Australian players didn't play enough balls on the field or show enough off it. They let down not only their countrymen but also fans in India who have grown up admiring the Australian Way: tough, spirited, and overflowing with self-confidence.
When a team is doing well, nothing succeeds like success. Nothing succeeds like failure too, as the Indians discovered in Australia and their rivals are discovering in India now. The emergence of a bunch of exciting players in one team has to be seen against the background of poor player management and the mental disintegration – ironically a phrase favoured by former captain Steve Waugh – of the other.
Australia have been a team in transition for a while now, and it has been fascinating watching them begin to get their act together under Clarke. From being in transition to disintegrating on a tour of India has been a startling change. The cliche 'can't bat, can't bowl, can't catch' has been extended with the addition of 'can't think'.
Other teams picked up on the tactic. Pakistan's Shahid Afridi, whose confidence outstripped his record, was happy to be a rattler-in-chief. But Dale Steyn didn't need to do it, nor did Graeme Smith, his captain. But other captains sometimes did even if they did not make a fetish of it.
Already by that tour in 1905, the tea interval had been through both acceptance and rejection. Two years earlier, there was an attempt to stop it altogether, but captains seemed to love it, especially fielding captains who noticed that a wicket tended to fall soon after the break. We don't know what umpires thought of this storm in a teacup, for they were not consulted.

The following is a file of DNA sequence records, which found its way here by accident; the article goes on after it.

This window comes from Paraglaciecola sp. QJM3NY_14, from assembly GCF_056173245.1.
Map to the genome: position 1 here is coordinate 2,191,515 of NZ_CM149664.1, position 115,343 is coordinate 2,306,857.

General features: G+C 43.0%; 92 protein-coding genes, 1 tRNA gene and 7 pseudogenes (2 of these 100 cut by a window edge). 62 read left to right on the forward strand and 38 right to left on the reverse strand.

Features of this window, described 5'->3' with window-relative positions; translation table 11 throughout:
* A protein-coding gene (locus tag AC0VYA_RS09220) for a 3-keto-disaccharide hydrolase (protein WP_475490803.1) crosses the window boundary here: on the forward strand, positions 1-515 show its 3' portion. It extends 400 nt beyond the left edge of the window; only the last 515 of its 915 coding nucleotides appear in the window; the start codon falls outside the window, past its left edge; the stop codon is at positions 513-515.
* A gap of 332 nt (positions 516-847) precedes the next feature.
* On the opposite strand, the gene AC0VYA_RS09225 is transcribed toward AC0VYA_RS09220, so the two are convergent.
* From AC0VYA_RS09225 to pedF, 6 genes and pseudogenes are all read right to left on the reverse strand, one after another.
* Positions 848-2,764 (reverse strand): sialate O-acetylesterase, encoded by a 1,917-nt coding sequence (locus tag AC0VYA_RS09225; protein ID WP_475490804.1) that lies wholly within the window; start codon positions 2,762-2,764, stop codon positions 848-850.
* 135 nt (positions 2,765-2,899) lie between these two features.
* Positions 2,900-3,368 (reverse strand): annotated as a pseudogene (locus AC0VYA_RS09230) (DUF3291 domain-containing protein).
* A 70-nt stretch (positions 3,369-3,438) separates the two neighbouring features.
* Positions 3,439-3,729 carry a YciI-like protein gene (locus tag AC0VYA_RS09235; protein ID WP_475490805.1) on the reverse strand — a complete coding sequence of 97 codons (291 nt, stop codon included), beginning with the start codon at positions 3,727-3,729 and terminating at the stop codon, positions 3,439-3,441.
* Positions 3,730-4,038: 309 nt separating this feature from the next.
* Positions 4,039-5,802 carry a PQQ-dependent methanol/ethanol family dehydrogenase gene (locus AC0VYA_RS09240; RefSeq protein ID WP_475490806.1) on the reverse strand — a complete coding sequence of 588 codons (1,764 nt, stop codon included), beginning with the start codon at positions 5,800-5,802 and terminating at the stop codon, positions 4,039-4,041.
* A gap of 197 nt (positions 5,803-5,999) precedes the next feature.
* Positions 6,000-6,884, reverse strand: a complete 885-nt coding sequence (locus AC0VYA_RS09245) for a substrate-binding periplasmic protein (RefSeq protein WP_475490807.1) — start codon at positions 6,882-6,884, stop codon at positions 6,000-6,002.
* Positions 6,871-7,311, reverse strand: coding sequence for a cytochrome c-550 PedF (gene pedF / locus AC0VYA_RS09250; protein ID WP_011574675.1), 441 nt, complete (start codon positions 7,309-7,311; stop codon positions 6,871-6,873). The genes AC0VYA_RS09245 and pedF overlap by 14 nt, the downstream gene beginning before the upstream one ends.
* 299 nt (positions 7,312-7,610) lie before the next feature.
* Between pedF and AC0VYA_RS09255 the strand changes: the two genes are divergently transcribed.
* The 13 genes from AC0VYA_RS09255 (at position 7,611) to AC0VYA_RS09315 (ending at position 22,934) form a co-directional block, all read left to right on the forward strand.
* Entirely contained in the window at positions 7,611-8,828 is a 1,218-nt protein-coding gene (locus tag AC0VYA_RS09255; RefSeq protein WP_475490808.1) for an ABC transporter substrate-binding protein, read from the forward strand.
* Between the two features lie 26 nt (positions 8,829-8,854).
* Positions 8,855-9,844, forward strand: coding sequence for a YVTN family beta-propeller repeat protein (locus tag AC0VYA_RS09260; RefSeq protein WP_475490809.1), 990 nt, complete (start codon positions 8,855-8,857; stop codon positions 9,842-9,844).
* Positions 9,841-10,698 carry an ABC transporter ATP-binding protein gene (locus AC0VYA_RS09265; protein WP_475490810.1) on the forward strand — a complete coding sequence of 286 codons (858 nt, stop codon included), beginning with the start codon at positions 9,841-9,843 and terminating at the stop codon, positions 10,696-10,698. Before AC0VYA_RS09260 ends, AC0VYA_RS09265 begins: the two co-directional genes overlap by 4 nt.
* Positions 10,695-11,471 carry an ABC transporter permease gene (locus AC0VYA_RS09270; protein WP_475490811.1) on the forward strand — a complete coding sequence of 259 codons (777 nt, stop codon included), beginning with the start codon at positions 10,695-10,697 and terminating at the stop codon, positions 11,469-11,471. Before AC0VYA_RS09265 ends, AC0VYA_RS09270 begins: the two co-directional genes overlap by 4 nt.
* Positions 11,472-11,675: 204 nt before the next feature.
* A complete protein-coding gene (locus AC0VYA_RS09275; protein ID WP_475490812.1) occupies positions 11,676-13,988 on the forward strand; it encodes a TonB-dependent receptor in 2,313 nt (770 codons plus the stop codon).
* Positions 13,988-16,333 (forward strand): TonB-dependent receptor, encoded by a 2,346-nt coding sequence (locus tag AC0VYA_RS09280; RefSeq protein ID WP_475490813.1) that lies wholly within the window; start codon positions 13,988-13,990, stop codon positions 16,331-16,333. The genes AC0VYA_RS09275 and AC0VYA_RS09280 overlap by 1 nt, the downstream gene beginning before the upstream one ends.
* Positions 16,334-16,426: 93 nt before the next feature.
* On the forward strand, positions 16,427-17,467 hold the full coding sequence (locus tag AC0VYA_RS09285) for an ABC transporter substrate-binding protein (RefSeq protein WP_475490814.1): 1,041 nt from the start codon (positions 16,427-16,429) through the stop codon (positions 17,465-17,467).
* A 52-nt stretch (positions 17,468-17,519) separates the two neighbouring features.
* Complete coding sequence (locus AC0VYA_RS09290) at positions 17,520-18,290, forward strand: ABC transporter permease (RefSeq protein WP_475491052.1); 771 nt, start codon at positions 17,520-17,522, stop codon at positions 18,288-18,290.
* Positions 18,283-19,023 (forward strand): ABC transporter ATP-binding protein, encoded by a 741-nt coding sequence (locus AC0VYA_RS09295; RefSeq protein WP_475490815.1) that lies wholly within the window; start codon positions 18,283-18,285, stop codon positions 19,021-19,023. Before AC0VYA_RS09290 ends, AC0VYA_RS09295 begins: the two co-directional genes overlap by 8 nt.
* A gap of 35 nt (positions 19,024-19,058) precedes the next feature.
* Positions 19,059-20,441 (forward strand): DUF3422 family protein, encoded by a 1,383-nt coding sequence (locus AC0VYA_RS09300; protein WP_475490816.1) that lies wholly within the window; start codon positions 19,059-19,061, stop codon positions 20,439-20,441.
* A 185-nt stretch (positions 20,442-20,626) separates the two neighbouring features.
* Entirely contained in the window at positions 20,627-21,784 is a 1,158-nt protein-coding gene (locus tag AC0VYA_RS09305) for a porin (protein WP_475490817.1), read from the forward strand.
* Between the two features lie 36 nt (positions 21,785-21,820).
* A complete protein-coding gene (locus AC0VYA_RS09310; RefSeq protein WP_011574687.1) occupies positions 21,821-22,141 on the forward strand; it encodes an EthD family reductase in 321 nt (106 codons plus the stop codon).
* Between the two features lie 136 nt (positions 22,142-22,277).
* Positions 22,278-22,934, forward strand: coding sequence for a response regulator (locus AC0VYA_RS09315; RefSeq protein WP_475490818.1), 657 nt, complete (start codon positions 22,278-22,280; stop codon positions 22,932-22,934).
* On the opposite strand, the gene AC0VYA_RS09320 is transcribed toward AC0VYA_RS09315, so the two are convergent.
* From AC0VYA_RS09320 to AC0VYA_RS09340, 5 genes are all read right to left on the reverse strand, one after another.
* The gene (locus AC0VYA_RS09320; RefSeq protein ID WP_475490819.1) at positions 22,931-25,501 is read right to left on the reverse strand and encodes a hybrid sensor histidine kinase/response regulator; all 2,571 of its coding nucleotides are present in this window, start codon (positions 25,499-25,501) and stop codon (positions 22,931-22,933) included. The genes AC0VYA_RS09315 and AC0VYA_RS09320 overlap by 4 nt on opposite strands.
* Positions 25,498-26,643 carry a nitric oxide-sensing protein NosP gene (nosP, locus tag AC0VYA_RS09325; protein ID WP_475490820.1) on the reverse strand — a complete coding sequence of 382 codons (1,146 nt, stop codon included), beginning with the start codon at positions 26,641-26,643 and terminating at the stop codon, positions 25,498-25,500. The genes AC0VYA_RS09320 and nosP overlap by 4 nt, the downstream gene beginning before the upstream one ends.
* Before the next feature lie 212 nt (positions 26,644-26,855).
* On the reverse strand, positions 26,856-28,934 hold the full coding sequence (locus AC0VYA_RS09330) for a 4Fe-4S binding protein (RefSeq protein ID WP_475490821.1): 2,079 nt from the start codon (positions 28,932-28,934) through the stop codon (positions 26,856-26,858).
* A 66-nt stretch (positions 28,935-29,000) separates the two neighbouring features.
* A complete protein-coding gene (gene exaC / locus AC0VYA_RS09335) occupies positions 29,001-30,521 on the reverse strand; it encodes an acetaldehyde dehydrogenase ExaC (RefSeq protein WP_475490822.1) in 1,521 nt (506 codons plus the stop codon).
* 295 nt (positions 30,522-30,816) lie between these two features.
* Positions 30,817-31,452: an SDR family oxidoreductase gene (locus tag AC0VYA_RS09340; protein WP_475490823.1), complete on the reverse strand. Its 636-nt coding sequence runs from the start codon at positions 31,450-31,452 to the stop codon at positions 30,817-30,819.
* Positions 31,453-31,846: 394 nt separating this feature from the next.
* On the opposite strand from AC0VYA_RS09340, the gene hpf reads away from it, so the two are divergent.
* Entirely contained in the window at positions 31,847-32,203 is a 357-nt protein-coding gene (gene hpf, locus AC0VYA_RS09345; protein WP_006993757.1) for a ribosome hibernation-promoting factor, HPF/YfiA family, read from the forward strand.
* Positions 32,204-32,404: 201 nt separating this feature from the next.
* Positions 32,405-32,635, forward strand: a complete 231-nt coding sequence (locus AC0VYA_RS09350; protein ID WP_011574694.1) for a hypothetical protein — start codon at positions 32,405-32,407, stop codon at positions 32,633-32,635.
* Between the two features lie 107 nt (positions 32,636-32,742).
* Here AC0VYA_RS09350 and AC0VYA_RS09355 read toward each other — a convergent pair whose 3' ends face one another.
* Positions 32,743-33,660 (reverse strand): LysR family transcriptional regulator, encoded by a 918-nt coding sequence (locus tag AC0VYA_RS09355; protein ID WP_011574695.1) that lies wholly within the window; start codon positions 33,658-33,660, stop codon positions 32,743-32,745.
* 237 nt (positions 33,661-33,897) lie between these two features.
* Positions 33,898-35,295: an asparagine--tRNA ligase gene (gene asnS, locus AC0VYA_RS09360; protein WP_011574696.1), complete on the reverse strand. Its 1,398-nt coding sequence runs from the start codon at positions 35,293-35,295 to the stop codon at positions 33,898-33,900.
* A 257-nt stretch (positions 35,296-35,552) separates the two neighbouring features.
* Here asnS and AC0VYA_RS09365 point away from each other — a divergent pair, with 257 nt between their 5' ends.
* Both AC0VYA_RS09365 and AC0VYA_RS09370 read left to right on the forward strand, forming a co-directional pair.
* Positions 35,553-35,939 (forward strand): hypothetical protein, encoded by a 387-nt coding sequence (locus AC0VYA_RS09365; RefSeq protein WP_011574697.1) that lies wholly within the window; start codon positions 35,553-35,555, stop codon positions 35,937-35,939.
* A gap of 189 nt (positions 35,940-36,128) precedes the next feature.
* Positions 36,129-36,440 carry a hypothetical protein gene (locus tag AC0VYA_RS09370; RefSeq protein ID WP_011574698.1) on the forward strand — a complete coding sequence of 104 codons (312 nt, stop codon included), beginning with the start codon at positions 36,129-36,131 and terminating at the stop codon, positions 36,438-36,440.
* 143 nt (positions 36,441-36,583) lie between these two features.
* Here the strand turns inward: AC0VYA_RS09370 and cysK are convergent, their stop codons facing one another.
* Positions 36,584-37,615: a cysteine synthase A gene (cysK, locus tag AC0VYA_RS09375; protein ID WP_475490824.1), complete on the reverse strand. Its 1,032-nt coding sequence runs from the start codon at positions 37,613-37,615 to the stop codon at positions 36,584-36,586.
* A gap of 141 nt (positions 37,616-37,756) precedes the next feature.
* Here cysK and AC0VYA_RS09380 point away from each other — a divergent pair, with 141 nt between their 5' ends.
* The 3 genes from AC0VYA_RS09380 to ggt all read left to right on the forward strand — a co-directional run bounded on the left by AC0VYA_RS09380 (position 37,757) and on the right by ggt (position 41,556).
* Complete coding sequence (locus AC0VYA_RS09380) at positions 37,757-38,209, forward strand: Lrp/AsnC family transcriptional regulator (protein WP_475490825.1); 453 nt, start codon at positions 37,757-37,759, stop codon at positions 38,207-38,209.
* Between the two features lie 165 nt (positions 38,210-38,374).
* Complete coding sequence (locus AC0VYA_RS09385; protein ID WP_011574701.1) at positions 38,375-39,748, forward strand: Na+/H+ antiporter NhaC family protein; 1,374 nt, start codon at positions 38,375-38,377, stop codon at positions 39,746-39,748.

Women jockeys compete with men, and as far back as in the 1930s, Babe Zaharias became the first woman golfer to play a PGA tournament. More recently, Annika Sorenstam and Michelle Wie have played on the PGA Tour. Professional basketball, professional hockey and the Indy 500 have all seen women competing with men. But these are rarities.
The decision to pick Cheteshwar Pujara for the one-dayers against England means that he is now expected to fill yet another pair of Dravid's shoes. It means that the No.3 slot is taken care of, and should be for a while. Mahendra Singh Dhoni's reluctance to bat in that position is understandable, even if he ought to come higher than his current batting position at No.6.
A walk down the memory lane reveals how Sachin Tendulkar, all of 16, impressed one and all on his maiden tour to Pakistan.
If India win in Nagpur, the old order will survive - and that means MS Dhoni will retain his job as skipper, and Sachin Tendulkar will have a few more weeks to make up his mind, meanwhile filling newsprint, the airwaves and cyberspace with lengthy, passionate and ultimately inconclusive debates.
Widely regarded as the most literary of India's cricket writers. A Bangalore University topper in economics and political science, Suresh began his career with Deccan Herald before moving to Indian Express, Chennai. He was still in his 20s when he became Sports Editor of The Pioneer and then Sports Editor of the undivided Indian Express in New Delhi. In 2000, responding to a call from the New Indian Express in Chennai he took over as Editor, and launched the New Sunday Express. After quitting in 2002, he launched a newspaper in Bangalore which became the state's highest-selling, and was bought over by the Times of India group.
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